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Tue March 26, 2013
Triad Same-Sex Couples Vow to Keep Fighting for Equal Rights
Members of the LGBT community in the Triad say they are determined to fight for their right to marry and raise a family. Monday night in Winston-Salem's Federal Courthouse plaza, about 300 braved a cold wind and falling temperatures at the Light the Way to Justice Candlelight Vigil. It was on the eve of the U.S. Supreme Court hearing arguments regarding two issues related to same-sex marriage. Michelle Hawks and her partner have been together for four years. Last July, they married in Washington, D.C. She says recognizing them as a legal couple does not offend the God they serve. "The Bible says women shouldn't cut their hair, the bible says women shouldn't dress as a man. It's all interpretation. The Bible is based on principals and as long as we can take from the Bible the principals we need to, we're good." Nine states and the District of Columbia have made same-sex marriage legal.
Justin Maxwell came out a year ago when he was 14. He says at first it was scary because he attended a conservative school. "But I just learned someone is always going to love you and someone is always going to dislike you. So I came out and moved forward. It's made me happier." About the same time, the teenager was adopted by Mark and Tim Maxwell, a gay couple. Justin says they are helping him navigate some social challenges of being a homosexual in North Carolina.
Southern Equality organized this vigil and one that will be held Tuesday evening in Greensboro. They and similar ones are being held nationwide as the U.S. Supreme Court Justices spend today and tomorrow hearing oral arguments regarding the constitutionality of "Prop 8", California's voter-approved constitutional amendment banning same-sex marriage. They will also determine the constitutionality of the Defense of Marriage Act also called DOMA. This federal law defines marriage as the union between a man and woman, thus, gay and lesbian couples do not enjoy more than 1,100 federal benefits as do their heterosexual counterparts. Southern Equality will also host 10 other vigils across our state this week.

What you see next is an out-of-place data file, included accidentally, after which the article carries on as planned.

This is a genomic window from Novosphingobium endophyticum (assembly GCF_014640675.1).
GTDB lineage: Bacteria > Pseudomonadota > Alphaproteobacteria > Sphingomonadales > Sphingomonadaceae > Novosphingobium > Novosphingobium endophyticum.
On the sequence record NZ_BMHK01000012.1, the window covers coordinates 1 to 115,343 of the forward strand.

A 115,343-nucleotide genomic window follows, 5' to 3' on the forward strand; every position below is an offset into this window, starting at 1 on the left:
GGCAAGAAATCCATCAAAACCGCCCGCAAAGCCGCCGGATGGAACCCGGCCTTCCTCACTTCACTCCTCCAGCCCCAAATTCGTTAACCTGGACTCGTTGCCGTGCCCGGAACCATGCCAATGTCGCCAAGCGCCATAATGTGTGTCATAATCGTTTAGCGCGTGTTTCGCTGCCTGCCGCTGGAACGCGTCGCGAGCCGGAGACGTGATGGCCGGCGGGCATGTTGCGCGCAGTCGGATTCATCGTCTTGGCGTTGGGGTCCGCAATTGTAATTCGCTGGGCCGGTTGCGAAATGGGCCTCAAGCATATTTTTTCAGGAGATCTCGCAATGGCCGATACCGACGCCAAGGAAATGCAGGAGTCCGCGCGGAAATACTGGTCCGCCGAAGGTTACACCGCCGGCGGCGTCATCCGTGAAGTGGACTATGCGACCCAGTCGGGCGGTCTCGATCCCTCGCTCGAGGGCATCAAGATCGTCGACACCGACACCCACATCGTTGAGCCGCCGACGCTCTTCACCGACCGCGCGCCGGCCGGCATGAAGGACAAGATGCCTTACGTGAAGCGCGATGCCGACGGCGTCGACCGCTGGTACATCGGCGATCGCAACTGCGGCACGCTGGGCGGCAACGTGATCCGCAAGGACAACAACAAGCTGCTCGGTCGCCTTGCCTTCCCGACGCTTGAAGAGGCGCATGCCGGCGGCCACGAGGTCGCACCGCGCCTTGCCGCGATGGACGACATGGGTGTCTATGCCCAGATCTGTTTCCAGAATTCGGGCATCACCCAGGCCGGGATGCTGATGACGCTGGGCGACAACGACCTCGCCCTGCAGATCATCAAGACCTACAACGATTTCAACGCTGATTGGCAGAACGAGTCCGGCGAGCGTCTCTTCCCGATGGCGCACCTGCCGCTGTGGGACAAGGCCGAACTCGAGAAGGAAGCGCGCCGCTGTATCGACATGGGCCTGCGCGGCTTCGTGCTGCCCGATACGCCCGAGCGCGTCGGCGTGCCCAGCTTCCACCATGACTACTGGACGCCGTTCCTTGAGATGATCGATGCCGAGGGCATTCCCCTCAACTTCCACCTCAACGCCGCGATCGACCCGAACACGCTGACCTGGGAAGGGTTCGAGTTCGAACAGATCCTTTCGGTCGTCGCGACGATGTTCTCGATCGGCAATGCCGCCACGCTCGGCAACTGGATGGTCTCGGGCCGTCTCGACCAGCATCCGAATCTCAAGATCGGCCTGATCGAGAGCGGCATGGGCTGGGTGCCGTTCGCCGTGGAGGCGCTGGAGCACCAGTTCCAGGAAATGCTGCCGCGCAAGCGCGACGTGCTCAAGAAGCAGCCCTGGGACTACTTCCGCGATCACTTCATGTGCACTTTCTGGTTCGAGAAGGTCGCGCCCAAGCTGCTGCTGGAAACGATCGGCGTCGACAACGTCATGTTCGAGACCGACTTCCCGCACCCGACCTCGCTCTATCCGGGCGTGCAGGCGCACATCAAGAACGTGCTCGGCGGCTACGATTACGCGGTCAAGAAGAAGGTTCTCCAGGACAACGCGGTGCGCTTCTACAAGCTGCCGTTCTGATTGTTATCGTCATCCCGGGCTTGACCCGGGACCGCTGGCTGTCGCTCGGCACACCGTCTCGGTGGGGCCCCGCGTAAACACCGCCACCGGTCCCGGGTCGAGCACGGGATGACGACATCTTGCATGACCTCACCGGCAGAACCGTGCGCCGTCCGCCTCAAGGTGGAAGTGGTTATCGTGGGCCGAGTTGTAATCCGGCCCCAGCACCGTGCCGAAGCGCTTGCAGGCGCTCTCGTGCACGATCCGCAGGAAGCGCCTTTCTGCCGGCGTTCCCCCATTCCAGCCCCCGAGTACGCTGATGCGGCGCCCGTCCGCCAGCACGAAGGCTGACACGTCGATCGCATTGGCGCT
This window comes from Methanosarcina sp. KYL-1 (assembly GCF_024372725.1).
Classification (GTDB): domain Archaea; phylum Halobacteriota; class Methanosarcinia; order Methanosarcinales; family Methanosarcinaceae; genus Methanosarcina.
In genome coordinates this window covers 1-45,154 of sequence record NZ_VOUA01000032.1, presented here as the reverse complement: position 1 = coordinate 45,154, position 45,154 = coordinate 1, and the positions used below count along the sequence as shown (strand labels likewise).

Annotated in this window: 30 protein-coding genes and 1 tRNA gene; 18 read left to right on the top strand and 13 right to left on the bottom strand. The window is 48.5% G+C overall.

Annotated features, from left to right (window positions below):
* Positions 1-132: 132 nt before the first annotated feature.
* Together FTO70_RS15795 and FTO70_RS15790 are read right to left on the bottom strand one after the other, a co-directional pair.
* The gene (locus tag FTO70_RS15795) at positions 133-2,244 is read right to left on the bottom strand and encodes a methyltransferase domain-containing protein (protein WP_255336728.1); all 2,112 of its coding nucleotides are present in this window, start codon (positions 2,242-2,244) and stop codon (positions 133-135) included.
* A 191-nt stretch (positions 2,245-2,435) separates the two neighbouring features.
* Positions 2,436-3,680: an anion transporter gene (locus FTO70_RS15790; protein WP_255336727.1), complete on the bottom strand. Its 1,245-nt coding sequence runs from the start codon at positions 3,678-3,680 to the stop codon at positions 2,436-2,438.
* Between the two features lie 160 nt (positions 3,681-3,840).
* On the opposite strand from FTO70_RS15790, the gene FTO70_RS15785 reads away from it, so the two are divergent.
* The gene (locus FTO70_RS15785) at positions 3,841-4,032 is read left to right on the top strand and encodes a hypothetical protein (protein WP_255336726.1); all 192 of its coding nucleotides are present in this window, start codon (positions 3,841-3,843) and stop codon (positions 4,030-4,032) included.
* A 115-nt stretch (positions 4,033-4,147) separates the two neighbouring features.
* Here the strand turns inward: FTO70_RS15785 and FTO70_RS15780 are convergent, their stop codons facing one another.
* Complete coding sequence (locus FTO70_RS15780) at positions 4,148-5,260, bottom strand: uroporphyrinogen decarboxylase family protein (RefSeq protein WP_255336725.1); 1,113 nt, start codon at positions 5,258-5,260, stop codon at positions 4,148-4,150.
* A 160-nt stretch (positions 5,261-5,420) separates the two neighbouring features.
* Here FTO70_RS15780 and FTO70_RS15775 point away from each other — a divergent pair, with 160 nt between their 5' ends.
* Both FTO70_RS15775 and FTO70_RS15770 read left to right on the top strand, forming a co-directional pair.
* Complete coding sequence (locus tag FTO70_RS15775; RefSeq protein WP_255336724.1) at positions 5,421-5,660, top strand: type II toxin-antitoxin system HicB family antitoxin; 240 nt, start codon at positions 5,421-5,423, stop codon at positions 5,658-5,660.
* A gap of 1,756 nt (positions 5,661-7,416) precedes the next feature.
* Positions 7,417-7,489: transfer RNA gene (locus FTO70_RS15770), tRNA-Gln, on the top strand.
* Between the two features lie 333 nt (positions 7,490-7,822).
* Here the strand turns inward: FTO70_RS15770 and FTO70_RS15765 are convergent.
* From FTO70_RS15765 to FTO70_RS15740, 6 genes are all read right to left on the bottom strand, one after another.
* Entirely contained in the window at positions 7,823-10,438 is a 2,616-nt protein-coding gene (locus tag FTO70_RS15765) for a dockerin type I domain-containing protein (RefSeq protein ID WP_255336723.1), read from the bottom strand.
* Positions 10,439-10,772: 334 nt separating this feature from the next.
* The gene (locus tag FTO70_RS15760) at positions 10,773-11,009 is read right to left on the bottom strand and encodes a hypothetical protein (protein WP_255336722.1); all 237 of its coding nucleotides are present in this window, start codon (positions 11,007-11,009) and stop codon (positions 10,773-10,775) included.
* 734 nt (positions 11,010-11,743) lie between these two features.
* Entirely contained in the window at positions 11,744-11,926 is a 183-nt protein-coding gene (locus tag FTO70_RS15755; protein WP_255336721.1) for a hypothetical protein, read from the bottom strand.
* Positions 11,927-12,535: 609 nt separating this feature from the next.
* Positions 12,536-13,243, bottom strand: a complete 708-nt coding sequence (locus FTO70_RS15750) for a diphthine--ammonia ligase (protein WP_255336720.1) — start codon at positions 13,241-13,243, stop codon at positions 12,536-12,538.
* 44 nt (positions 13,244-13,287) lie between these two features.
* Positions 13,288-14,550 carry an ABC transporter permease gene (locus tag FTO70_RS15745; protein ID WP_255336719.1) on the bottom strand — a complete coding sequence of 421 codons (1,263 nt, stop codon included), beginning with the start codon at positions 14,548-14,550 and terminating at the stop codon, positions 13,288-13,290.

North Carolina is one of 41 states that does not recognize same-sex marriage. But Wake Forest University Political Science Professor John Dinan says if justices apply a higher level of scrutiny, this could change. "There's always the possibility the Supreme Court could invalidate California's proposition 8 on very broad grounds recognizing the federal right to same sex marriage, in that case a federal right would apply throughout the country. It would invalidate North Carolina's same sex marriage amendment and any amendments in other states barring same sex marriage." According to Dinan, the justices have allocated an additional hour each day to hear arguments in the cases. He says this indicates they recognize social attitudes regarding same-sex marriage are changing. Six U.S. states allow civil unions between same-sex couples, but not marriage.
Mark Maxwell and his husband Tim have been together for 22 years. This past January, they married in Washington, D.C. He says DOMA creates a financial strain on their family. "Because we're not recognized as a married couple many thousands of dollars in taxes we pay because we could not file as a family. Secondly, we see on average for LGBT families roughly a thousand dollars or more a year that goes out in terms of expenses, in terms of healthcare." The couple lives in Winston-Salem with Justin and three other sons, ages 12-to-24. Maxwell also believes DOMA potentially causes thousands children to live in poverty because their families lose out on thousands of dollars of federal benefits. According to Maxwell and others at the rally, the only way homosexuals and their families will achieve full equality and protection in this country is through judicial action.